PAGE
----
This is a city that is living in fear of its life. Sometimes even now, even after the worst terrorist atrocity in modern history, of which it was a direct victim, you can pretend that nothing happened. The downtown takeway pizza parlours are doing their usual business. The leafy byways of upper north-west Washington are as inviting as ever.
The Metro commute is pretty much as usual too, except for the size of the headlines on the front pages, which people scan in continuing disbelief. Unlike New York ,there are no gaping holes in the skyline.
But then, every few hours, normality gives way to dreadful reality. Take Thursday evening. A new panic as, for reasons unknown, they temporarily closed every street for three blocks around the White House. Ambulances and police cars, sirens blaring, barged their way through the traffic. Helicopters whirred overhead.
What had happened? Another attack? Another rogue plane – maybe heading for the White House, to make up for that notable omission from Tuesday's rollcall of targets? But, of course, nobody knew. When I returned to the office this morning, everything was functioning normally. "What was all that about?" I asked a woman in the lift. "I don't know," she replied, "but bet your life it'll get worse."
This is early September, when the city's social calendar should be hottting up. Instead, there's not a party around. Australia's Prime Minister, John Howard, was in town at the start of the week, to see everyone from the President down. On Sunday evening, there was a barbecue at the embassy attended by a third of the Bush Cabinet. Some 36 hours later, the schedule had been torn up and Mr Howard was being flown by US military jet to Honolulu.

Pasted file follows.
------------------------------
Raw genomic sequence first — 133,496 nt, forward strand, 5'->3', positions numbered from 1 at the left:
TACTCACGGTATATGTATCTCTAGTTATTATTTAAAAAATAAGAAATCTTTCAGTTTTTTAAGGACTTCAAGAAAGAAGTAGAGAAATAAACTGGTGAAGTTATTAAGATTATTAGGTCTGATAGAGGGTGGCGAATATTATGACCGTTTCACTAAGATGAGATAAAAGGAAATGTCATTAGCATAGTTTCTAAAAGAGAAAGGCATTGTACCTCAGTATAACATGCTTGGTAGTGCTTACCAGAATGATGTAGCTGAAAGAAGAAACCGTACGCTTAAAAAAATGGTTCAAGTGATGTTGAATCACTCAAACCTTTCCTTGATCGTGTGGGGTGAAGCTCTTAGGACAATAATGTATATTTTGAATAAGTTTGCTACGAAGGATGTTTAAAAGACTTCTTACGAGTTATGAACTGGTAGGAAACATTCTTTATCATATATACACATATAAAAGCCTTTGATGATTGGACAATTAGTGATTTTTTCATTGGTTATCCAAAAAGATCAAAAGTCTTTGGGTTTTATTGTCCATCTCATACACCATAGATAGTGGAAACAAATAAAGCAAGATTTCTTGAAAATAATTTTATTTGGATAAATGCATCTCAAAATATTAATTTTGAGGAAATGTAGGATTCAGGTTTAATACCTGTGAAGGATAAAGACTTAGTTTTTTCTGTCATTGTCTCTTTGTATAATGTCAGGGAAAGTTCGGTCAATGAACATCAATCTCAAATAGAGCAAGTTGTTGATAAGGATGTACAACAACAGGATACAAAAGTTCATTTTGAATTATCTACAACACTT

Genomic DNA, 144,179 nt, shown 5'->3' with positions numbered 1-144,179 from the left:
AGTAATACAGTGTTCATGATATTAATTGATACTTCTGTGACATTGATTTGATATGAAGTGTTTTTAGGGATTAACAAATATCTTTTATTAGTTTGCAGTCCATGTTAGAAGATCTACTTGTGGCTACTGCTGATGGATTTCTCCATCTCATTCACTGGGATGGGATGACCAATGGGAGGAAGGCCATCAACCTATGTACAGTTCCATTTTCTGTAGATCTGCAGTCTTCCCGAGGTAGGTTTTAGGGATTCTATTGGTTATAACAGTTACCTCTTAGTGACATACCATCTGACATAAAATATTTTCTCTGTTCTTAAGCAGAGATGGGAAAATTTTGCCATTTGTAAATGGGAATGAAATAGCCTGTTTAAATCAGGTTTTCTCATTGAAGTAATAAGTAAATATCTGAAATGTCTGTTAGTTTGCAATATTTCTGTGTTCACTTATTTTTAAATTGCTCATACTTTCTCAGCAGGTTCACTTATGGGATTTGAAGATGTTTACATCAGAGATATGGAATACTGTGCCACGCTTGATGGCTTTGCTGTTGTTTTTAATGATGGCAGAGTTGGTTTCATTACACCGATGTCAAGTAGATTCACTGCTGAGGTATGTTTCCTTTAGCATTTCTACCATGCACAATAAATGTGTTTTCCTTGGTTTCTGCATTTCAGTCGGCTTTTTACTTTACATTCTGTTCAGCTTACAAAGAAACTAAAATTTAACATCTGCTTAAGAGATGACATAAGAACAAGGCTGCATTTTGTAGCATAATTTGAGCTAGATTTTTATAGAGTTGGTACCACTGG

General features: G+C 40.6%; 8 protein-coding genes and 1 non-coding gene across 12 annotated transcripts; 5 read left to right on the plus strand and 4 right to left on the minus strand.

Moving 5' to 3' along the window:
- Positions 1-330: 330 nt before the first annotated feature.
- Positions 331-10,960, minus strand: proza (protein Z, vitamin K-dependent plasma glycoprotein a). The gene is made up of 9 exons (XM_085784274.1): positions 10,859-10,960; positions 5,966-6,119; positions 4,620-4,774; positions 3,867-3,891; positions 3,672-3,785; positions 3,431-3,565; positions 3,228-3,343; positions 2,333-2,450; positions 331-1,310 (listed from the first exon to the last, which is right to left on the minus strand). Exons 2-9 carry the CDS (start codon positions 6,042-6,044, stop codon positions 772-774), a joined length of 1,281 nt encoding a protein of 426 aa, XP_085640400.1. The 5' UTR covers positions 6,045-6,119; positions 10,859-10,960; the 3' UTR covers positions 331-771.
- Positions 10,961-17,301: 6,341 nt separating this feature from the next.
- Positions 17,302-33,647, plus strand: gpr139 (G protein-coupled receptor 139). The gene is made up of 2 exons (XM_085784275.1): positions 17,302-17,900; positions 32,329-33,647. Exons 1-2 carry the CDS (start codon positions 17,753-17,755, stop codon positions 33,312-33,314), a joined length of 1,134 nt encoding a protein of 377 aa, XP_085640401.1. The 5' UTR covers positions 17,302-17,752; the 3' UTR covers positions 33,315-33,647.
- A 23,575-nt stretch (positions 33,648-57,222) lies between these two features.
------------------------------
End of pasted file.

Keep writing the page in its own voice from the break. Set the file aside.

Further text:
But there is defiance too. An orange leaflet was shoved through our letter box on Wednesday: THIS MEETING HAS NOT BEEN CANCELLED, it declared, announcing that our local Ward Four member on the DC City Council would be attending a neighbourhood meeting last night to talk about his plans to make Washington a safer place.
Still, fear is supplanting reason. No security official, no policeman, wants to be the person who turns a blind eye to a minor oddity, and then brings about another tragedy. So they play it by the book, and then some.
It's frustrating – and not just if you're an ordinary Joe stuck in a traffic jam for a couple hours. "We're not going to get a repeat of what happened on Tuesday," said Senator Joe Biden of Delaware, head of the Senate Foreign Relations Committee and one of the most powerful people in Washington, but who was unceremoniously herded out of the Capitol building on Thursday evening.
"Frankly, I was embarrassed to walk out of there," Mr Biden said. "There wasn't even a tangible threat, just the word there had been a threat. But that's the way it is. Everybody's on tenterhooks."Reuse content